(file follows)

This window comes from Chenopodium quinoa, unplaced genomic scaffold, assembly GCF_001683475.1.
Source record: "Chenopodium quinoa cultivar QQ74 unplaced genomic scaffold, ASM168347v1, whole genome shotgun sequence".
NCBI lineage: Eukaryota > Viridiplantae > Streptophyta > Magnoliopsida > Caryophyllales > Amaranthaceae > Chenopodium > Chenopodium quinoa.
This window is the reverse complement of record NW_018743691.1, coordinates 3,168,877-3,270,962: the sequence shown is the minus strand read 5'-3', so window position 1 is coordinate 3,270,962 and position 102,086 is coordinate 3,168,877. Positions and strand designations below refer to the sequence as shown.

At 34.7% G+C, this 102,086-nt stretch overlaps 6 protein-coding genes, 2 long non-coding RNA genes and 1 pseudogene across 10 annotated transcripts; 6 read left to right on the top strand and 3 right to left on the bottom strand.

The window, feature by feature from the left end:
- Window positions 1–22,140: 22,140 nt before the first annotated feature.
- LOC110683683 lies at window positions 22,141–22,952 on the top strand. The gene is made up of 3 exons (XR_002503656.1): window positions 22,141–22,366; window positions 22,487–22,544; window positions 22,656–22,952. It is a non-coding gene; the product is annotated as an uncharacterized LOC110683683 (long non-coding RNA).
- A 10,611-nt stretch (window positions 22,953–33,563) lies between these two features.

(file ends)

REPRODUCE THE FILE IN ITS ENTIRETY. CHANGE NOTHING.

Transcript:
This window comes from Chenopodium quinoa, unplaced genomic scaffold, assembly GCF_001683475.1.
Source record: "Chenopodium quinoa cultivar QQ74 unplaced genomic scaffold, ASM168347v1, whole genome shotgun sequence".
NCBI lineage: Eukaryota > Viridiplantae > Streptophyta > Magnoliopsida > Caryophyllales > Amaranthaceae > Chenopodium > Chenopodium quinoa.
This window is the reverse complement of record NW_018743691.1, coordinates 3,168,877-3,270,962: the sequence shown is the minus strand read 5'-3', so window position 1 is coordinate 3,270,962 and position 102,086 is coordinate 3,168,877. Positions and strand designations below refer to the sequence as shown.

At 34.7% G+C, this 102,086-nt stretch overlaps 6 protein-coding genes, 2 long non-coding RNA genes and 1 pseudogene across 10 annotated transcripts; 6 read left to right on the top strand and 3 right to left on the bottom strand.

The window, feature by feature from the left end:
- Window positions 1–22,140: 22,140 nt before the first annotated feature.
- LOC110683683 lies at window positions 22,141–22,952 on the top strand. The gene is made up of 3 exons (XR_002503656.1): window positions 22,141–22,366; window positions 22,487–22,544; window positions 22,656–22,952. It is a non-coding gene; the product is annotated as an uncharacterized LOC110683683 (long non-coding RNA).
- A 10,611-nt stretch (window positions 22,953–33,563) lies between these two features.